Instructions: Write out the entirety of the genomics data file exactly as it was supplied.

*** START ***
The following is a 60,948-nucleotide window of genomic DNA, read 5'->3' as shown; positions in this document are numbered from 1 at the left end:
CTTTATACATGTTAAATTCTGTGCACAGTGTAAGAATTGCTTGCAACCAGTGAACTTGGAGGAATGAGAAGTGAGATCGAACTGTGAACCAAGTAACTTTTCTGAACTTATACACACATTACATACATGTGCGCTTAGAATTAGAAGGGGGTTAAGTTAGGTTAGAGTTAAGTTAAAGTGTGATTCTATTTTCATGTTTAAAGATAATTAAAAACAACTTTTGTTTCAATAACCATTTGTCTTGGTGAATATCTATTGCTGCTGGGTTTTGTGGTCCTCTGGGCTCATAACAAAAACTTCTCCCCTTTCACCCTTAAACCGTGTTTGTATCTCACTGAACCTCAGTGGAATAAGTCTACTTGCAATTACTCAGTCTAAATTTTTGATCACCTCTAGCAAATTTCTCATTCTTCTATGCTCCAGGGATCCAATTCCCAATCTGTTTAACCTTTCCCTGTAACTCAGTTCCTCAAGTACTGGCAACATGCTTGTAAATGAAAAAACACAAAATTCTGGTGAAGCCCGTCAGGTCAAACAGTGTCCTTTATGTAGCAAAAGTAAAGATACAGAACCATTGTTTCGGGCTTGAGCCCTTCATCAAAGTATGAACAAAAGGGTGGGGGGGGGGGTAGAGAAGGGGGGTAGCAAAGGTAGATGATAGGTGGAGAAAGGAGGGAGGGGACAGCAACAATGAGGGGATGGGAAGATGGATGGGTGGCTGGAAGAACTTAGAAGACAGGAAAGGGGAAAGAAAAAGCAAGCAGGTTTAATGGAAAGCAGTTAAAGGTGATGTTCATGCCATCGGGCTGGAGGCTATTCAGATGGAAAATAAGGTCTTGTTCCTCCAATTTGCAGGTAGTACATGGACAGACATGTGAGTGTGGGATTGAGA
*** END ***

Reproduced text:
The following is a 60,948-nucleotide window of genomic DNA, read 5'->3' as shown; positions in this document are numbered from 1 at the left end:
CTTTATACATGTTAAATTCTGTGCACAGTGTAAGAATTGCTTGCAACCAGTGAACTTGGAGGAATGAGAAGTGAGATCGAACTGTGAACCAAGTAACTTTTCTGAACTTATACACACATTACATACATGTGCGCTTAGAATTAGAAGGGGGTTAAGTTAGGTTAGAGTTAAGTTAAAGTGTGATTCTATTTTCATGTTTAAAGATAATTAAAAACAACTTTTGTTTCAATAACCATTTGTCTTGGTGAATATCTATTGCTGCTGGGTTTTGTGGTCCTCTGGGCTCATAACAAAAACTTCTCCCCTTTCACCCTTAAACCGTGTTTGTATCTCACTGAACCTCAGTGGAATAAGTCTACTTGCAATTACTCAGTCTAAATTTTTGATCACCTCTAGCAAATTTCTCATTCTTCTATGCTCCAGGGATCCAATTCCCAATCTGTTTAACCTTTCCCTGTAACTCAGTTCCTCAAGTACTGGCAACATGCTTGTAAATGAAAAAACACAAAATTCTGGTGAAGCCCGTCAGGTCAAACAGTGTCCTTTATGTAGCAAAAGTAAAGATACAGAACCATTGTTTCGGGCTTGAGCCCTTCATCAAAGTATGAACAAAAGGGTGGGGGGGGGGGTAGAGAAGGGGGGTAGCAAAGGTAGATGATAGGTGGAGAAAGGAGGGAGGGGACAGCAACAATGAGGGGATGGGAAGATGGATGGGTGGCTGGAAGAACTTAGAAGACAGGAAAGGGGAAAGAAAAAGCAAGCAGGTTTAATGGAAAGCAGTTAAAGGTGATGTTCATGCCATCGGGCTGGAGGCTATTCAGATGGAAAATAAGGTCTTGTTCCTCCAATTTGCAGGTAGTACATGGACAGACATGTGAGTGTGGGATTGAGA